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SC orders production of man in MI custody

June 07, 2007


ISLAMABAD, June 6: The Supreme Court on Wednesday ordered that a man handed over to the Military Intelligence by Faisalabad police in 2004 be produced in court. The Faisalabad police deputy inspector-general had admitted before the court that Hafiz Abdul Basit had been arrested by police in January 2004 but after recording his statement he was handed over to Capt Amir of the MI.

A Supreme Court bench comprising Justice Javed Iqbal, Justice Abdul Hameed Dogar and Justice Falak Sher has taken up petitions of the Human Rights Commission of Pakistan (HRCP) and former senator Farhatullah Babar and complaints of Amina Masood Janjua, Saqlain Mehdi, Aisha, Abdul Ghaffar, Amtul Hafiz, Fatima, Mohammad Ikram Alvi, Arif Abbasi, Syed Babar and others for the recovery of ‘missing’ persons.

On Wednesday, Mr Basit’s uncle Hafiz Abdul Nasir submitted an affidavit stating that he had also been taken away by armymen to put pressure on the ‘detainee’. He claimed that he had found Mr Basit in critical condition.

However, National Crisis Management Cell (NCMC) Director Col Javed Iqbal Lodhi insisted that the cell had no information about Mr Basit.

Justice Javed Iqbal ordered that either Mr Basit be produced in the court or the authorities concerned rebut the claim on oath.

Deputy Attorney-General Tariq Mehmood Khokhar informed the court that four more missing men had been traced. Sher Ahmed Khan and Mohammad Jan had been found in the custody of Dera Ismail Khan police for their alleged involvement in a bomb blast case, while Afzal Dilbar and Shabbir Tararau had reached their homes.In the list of 254 missing people, 102 had been located, while 152 were yet to be traced, he said.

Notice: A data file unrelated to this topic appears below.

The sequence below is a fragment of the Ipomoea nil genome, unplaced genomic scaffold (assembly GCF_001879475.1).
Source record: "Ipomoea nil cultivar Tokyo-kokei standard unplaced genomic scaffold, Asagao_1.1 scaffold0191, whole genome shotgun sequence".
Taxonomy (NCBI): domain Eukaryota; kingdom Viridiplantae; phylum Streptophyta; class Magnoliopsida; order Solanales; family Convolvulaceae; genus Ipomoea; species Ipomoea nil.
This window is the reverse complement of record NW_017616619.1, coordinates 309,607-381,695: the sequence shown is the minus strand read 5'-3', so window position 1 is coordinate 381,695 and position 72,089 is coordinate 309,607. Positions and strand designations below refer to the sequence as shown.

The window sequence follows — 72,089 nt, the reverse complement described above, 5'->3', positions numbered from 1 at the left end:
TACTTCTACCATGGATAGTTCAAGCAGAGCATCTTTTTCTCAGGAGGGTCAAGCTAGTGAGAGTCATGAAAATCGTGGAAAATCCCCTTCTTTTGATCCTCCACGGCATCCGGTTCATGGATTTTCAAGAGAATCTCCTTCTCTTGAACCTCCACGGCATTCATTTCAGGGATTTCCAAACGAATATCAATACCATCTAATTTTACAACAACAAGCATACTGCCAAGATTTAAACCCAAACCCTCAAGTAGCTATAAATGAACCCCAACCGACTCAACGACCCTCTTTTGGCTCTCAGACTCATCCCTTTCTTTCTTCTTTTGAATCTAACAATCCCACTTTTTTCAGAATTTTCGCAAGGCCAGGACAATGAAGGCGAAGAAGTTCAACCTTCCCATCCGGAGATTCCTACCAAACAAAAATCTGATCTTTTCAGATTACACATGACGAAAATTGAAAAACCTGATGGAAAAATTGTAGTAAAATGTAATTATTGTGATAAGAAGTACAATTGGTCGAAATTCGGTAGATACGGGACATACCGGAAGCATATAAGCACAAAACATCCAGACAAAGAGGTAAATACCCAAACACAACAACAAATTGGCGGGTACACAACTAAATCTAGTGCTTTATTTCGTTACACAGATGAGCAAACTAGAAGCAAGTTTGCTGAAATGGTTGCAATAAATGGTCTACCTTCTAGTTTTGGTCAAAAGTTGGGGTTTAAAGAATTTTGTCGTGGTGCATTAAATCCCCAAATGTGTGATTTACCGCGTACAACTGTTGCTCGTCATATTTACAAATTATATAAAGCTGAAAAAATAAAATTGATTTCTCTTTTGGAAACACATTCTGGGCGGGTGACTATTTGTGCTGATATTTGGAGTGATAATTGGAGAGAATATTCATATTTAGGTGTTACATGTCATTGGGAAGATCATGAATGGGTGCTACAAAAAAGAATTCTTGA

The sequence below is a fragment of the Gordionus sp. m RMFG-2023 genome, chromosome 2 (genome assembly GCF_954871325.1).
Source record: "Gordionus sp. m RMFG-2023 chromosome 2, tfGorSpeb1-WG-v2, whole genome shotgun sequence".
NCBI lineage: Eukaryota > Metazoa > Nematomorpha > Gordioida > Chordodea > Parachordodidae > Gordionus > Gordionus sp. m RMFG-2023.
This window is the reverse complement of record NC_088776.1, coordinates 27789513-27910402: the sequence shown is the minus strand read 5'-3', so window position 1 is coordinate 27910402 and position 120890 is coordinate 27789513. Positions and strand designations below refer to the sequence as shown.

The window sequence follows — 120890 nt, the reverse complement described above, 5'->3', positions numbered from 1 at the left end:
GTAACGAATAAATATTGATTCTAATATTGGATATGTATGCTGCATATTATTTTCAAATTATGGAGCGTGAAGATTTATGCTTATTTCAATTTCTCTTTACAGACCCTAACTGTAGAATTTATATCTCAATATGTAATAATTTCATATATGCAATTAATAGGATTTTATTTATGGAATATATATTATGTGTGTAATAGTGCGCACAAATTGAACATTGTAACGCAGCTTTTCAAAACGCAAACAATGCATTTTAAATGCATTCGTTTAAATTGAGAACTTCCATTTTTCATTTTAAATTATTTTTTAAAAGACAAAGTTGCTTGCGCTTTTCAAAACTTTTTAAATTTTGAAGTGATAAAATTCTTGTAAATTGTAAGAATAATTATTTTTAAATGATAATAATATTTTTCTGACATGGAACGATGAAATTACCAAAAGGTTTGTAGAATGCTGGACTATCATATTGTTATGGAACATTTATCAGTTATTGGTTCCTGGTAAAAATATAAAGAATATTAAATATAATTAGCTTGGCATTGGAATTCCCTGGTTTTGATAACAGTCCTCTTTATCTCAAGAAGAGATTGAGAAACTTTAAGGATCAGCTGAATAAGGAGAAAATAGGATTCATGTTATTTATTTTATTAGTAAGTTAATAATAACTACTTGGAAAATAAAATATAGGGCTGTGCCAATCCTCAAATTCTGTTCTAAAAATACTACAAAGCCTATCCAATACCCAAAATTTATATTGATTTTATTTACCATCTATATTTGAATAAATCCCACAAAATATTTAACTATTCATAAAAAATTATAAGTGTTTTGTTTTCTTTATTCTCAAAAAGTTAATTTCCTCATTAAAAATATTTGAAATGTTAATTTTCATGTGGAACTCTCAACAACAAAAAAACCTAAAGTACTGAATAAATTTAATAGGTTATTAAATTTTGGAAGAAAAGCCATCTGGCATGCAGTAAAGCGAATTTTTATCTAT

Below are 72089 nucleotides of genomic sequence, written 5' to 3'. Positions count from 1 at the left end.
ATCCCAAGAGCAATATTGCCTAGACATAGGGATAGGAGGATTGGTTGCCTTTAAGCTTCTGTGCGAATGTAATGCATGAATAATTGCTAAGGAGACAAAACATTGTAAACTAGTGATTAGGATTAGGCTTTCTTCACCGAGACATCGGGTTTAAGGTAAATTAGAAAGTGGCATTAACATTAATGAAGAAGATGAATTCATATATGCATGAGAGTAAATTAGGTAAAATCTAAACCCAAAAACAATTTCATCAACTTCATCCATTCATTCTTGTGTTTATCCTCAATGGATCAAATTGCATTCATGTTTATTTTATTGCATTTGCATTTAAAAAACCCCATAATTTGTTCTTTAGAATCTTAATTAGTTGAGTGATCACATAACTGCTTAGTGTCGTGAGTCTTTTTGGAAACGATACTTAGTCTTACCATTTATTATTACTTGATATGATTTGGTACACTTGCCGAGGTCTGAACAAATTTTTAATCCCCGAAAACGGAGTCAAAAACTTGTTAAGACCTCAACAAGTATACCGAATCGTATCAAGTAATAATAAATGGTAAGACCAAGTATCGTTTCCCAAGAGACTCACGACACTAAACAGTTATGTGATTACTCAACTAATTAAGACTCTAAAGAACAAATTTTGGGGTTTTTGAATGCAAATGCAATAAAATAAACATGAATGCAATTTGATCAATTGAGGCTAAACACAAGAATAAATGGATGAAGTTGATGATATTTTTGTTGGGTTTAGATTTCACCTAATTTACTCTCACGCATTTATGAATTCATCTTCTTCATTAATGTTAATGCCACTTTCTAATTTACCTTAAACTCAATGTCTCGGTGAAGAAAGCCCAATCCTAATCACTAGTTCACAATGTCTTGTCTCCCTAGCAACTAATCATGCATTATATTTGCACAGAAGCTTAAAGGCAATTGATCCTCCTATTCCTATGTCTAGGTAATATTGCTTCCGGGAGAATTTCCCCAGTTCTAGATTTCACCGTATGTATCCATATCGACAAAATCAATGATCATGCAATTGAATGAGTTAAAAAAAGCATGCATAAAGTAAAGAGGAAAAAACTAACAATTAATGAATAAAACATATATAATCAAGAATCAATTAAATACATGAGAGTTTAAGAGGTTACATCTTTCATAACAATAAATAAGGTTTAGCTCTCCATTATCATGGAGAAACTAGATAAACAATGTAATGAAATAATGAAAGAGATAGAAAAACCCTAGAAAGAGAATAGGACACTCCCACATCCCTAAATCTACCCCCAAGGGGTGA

Justice Javed Iqbal assured the families that the case would be taken to its logical conclusion and legal action would be taken against those responsible, regardless of their official status.

“No one is above the law. Legal action will be taken irrespective of who is who. And what I am saying, I mean it. If someone feels that he is above the law, he is committing a mistake. Let your superior know that we are very serious about this case,” Justice Javed Iqbal observed while giving directions to the NCMC representative.

The judge asked the NCMC director under which law had the people been picked up, detained and then released.

“There are a number of statutory laws to proceed against any person. Why don’t you adopt those provisions,” the judge said. First the government denied the custody of a person and later he was found in its custody, he observed.

“I receive 10 to 15 letters of complaints daily, mostly from Balochistan, regarding enforced disappearances,” the judge said.

The court took suo motu notice of fresh ‘disappearances’ of Shah Zain Bugti, grandson of the late Baloch leader Akbar Bugti; Ghulam Qadir and Khan Mohammad. The latter two were picked up from Gaddap in Karachi on April 16, while Ali Asghar Menagalzai was taken away from Quetta.

The case of a 12-year-old girl, Sherry, whose father Abdul Wahid is reported to have been picked up by intelligence agencies from Makran on March 14, will also be taken up during the next hearing on June 20.

Advocate Shaukat Aziz Siddiqui told the court that most cases of disappearances belonged to Balochistan. Even the district nazim of Dera Bugti had been picked up, he said.

Former senator Babar urged the court to obtain affidavits from the heads of Inter-Services Intelligence (ISI) and the MI about the missing persons.

Advocate Dr Babar Awan said the federal information minister, interior minister and the ISPR director-general had confirmed the arrest of a wanted man, Naeem Noor Khan, but he was still in the category of ‘missing’ persons and his whereabouts were not known.

Justice Javed Iqbal assured the families of the missing persons that action would be taken at the inspector-general and secretary level, and constables or SHOs would not be made scapegoat.

Amina Janjua filed an affidavit, stating that five released men told her that they had seen her husband Masood Janjua in different detention cells of the ISI, including the army-run 501 Workshop in Rawalpindi cantonment. The court directed the DAG to verify the contents of the affidavit and submit a report, with the observation that “the 501 Workshop is not out of the jurisdiction of the Supreme Court.”